This ritual reenactment of mi dor l’dor is often the moment when tears are shed. One can feel the power of ancient heritage in the room. One can sense those who have passed but are with us still in spirit. And one can recognize that however connected or disconnected we are from the Jewish path, somehow we each play a part in this time-honored tradition that so many of our ancestors wrestled to preserve — and all too often, gave their lives for.

The legacies that come down to us are a rich and complex mixture of noble values and the painful trauma residues of our fraught history. All of these reverberate within our very cells. In our generation, both science and the still-unfathomed events of these past months teach us once again just how deep our connection is to our ancestors, and how their lives continue to echo within us, from generation to generation, mi dor l’dor.

The post What Jews are feeling now is an inheritance of values — and trauma appeared first on Jewish Telegraphic Agency.

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Treasure Trove: Remembering Yoni Netanyahu, a heroic soldier and leader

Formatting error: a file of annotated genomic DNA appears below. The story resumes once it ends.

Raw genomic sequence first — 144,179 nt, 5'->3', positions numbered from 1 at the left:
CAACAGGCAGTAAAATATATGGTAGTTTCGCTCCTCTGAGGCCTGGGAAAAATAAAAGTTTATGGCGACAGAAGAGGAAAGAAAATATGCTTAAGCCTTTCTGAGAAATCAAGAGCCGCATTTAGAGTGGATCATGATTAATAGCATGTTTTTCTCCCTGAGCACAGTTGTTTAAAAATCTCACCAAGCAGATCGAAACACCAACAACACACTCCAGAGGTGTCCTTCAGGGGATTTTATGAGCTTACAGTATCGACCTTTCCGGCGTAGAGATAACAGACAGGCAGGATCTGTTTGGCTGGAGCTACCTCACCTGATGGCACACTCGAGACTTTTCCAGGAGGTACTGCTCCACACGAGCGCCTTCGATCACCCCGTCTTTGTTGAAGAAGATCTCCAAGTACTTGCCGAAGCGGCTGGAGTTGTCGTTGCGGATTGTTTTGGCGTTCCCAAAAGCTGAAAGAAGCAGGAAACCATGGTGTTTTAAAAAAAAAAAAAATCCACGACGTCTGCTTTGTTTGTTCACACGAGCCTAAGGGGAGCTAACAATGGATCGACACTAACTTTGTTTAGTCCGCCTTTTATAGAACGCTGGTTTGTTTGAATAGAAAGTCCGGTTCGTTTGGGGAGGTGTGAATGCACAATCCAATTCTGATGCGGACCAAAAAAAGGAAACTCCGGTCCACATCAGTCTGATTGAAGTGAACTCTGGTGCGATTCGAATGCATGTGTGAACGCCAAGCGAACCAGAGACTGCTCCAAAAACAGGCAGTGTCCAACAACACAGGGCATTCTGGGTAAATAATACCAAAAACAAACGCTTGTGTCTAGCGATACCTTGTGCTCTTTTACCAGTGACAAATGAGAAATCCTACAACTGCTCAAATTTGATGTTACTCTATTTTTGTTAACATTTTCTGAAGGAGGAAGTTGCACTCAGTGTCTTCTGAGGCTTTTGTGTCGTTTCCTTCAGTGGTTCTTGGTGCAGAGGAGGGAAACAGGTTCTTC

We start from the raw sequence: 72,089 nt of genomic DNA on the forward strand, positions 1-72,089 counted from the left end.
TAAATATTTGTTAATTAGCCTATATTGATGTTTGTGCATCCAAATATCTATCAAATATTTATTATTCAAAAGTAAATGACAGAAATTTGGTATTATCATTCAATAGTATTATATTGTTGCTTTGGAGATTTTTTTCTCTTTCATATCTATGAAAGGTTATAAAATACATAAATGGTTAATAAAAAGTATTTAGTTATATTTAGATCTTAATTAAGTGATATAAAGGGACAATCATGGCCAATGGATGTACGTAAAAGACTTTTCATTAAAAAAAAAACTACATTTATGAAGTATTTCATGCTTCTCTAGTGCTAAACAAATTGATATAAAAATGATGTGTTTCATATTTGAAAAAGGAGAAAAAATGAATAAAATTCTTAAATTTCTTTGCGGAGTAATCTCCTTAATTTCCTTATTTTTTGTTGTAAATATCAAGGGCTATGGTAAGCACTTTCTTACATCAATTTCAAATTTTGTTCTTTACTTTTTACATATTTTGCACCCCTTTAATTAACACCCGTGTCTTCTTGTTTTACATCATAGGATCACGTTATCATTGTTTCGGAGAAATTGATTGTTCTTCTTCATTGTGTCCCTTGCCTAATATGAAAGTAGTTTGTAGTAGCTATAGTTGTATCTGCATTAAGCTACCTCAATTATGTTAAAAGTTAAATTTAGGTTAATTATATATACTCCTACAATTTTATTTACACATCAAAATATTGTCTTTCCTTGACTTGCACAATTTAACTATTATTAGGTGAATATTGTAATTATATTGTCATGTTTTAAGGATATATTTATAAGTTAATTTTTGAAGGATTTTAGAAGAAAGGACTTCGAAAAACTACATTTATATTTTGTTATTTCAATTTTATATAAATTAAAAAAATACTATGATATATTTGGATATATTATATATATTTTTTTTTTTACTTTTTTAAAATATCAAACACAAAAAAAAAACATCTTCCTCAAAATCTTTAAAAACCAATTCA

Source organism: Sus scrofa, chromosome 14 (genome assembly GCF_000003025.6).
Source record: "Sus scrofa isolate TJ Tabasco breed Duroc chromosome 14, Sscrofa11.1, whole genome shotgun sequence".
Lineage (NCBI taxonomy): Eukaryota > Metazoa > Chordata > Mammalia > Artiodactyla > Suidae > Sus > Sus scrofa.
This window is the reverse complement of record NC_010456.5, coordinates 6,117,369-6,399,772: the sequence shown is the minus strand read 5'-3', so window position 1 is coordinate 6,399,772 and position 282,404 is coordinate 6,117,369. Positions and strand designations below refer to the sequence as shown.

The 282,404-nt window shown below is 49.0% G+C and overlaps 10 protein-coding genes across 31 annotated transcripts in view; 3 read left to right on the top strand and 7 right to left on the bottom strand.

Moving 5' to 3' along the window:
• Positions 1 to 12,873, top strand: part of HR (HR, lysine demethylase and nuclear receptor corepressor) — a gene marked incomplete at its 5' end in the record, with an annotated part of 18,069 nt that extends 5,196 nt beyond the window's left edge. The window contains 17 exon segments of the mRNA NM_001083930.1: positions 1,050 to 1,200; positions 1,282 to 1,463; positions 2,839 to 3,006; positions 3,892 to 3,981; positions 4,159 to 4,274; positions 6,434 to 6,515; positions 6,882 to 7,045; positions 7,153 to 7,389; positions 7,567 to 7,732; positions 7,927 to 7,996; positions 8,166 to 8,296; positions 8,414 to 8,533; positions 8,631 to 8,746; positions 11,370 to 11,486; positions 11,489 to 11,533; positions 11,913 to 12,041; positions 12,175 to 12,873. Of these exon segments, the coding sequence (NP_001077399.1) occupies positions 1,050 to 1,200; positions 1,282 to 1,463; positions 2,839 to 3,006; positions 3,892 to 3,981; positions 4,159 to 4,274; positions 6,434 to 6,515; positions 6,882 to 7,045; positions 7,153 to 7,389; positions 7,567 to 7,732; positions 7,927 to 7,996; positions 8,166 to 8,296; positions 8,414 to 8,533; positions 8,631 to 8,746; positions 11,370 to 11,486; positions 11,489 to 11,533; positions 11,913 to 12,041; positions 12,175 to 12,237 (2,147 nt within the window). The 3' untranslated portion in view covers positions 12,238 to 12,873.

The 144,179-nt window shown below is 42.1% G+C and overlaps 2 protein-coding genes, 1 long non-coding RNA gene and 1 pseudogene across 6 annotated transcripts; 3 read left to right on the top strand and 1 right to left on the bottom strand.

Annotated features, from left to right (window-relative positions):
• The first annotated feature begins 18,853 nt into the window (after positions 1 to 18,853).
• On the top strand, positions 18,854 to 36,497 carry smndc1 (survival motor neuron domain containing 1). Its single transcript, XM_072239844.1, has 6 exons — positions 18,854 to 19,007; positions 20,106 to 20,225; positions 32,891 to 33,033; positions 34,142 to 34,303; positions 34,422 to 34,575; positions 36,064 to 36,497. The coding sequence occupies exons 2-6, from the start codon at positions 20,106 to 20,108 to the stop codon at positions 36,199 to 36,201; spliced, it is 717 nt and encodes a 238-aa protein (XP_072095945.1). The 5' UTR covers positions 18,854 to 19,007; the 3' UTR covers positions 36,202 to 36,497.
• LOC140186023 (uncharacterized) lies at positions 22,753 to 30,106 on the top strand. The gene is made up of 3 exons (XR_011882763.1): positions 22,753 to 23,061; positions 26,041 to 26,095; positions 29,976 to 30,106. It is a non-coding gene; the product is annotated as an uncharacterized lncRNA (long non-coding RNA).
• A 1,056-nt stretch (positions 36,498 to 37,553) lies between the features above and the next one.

Jonathan (Yoni) Netanyahu was the older brother of Benjamin Netanyahu, Israel’s prime minister. He was the commander of the Entebbe Operation on July 4, 1976 when Israel rescued 102 hostages who had been on a flight hijacked by Palestinian and German terrorists and ordered to land in Entebbe, Uganda. Yoni was the only Israeli soldier killed in […]

The post Treasure Trove: Remembering Yoni Netanyahu, a heroic soldier and leader appeared first on The Canadian Jewish News.

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Pope Condemns Anti-Judaism, Antisemitism Amid New Wave of Attacks Against Jews

Pope Francis waves after delivering his traditional Christmas Day Urbi et Orbi speech to the city and the world from the main balcony of St. Peter’s Basilica at the Vatican, December 25, 2021. Photo: REUTERS/Yara Nardi

Pope Francis condemned all forms of anti-Judaism and antisemitism, labeling them as a “sin against God,” after noticing an increase in attacks against Jews around the world.

“(The Church) rejects every form of anti-Judaism and antisemitism, unequivocally condemning manifestations of hatred towards Jews and Judaism as a sin against God,” the pontiff wrote in a letter to the Jewish population of Israel dated Feb. 2 and made public on Saturday.